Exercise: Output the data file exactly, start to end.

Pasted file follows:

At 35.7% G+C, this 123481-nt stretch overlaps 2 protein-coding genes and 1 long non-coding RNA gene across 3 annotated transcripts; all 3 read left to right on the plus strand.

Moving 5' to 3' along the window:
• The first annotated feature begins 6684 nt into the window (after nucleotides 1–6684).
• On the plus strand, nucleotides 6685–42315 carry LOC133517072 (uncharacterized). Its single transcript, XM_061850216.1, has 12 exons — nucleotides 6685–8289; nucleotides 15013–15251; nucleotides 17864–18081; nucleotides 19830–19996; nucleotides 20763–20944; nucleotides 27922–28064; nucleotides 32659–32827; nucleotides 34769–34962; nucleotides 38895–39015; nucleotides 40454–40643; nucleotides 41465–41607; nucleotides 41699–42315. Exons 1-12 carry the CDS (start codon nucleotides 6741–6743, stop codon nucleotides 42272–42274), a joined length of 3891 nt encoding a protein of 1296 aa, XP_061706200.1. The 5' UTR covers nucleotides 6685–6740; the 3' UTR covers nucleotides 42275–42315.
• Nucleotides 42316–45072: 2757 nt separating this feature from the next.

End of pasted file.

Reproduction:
At 35.7% G+C, this 123481-nt stretch overlaps 2 protein-coding genes and 1 long non-coding RNA gene across 3 annotated transcripts; all 3 read left to right on the plus strand.

Moving 5' to 3' along the window:
• The first annotated feature begins 6684 nt into the window (after nucleotides 1–6684).
• On the plus strand, nucleotides 6685–42315 carry LOC133517072 (uncharacterized). Its single transcript, XM_061850216.1, has 12 exons — nucleotides 6685–8289; nucleotides 15013–15251; nucleotides 17864–18081; nucleotides 19830–19996; nucleotides 20763–20944; nucleotides 27922–28064; nucleotides 32659–32827; nucleotides 34769–34962; nucleotides 38895–39015; nucleotides 40454–40643; nucleotides 41465–41607; nucleotides 41699–42315. Exons 1-12 carry the CDS (start codon nucleotides 6741–6743, stop codon nucleotides 42272–42274), a joined length of 3891 nt encoding a protein of 1296 aa, XP_061706200.1. The 5' UTR covers nucleotides 6685–6740; the 3' UTR covers nucleotides 42275–42315.
• Nucleotides 42316–45072: 2757 nt separating this feature from the next.